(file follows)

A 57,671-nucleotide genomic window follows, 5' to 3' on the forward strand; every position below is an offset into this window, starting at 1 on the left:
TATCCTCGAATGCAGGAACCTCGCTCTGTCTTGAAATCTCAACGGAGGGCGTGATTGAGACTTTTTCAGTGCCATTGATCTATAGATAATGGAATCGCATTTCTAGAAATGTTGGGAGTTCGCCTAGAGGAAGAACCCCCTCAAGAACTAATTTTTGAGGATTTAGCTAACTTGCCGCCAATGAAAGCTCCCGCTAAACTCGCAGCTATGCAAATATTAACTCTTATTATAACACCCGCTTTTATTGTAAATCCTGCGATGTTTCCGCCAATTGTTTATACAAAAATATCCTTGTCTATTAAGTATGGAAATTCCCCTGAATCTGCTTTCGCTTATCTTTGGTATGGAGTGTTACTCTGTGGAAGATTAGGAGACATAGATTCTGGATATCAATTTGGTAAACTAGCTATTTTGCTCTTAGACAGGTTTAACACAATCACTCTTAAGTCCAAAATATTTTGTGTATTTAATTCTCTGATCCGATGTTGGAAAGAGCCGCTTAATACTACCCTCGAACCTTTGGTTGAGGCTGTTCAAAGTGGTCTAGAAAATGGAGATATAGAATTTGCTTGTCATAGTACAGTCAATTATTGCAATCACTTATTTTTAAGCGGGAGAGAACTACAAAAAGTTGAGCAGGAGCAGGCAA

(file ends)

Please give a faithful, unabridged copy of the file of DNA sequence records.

A 57,671-nucleotide genomic window follows, 5' to 3' on the forward strand; every position below is an offset into this window, starting at 1 on the left:
TATCCTCGAATGCAGGAACCTCGCTCTGTCTTGAAATCTCAACGGAGGGCGTGATTGAGACTTTTTCAGTGCCATTGATCTATAGATAATGGAATCGCATTTCTAGAAATGTTGGGAGTTCGCCTAGAGGAAGAACCCCCTCAAGAACTAATTTTTGAGGATTTAGCTAACTTGCCGCCAATGAAAGCTCCCGCTAAACTCGCAGCTATGCAAATATTAACTCTTATTATAACACCCGCTTTTATTGTAAATCCTGCGATGTTTCCGCCAATTGTTTATACAAAAATATCCTTGTCTATTAAGTATGGAAATTCCCCTGAATCTGCTTTCGCTTATCTTTGGTATGGAGTGTTACTCTGTGGAAGATTAGGAGACATAGATTCTGGATATCAATTTGGTAAACTAGCTATTTTGCTCTTAGACAGGTTTAACACAATCACTCTTAAGTCCAAAATATTTTGTGTATTTAATTCTCTGATCCGATGTTGGAAAGAGCCGCTTAATACTACCCTCGAACCTTTGGTTGAGGCTGTTCAAAGTGGTCTAGAAAATGGAGATATAGAATTTGCTTGTCATAGTACAGTCAATTATTGCAATCACTTATTTTTAAGCGGGAGAGAACTACAAAAAGTTGAGCAGGAGCAGGCAA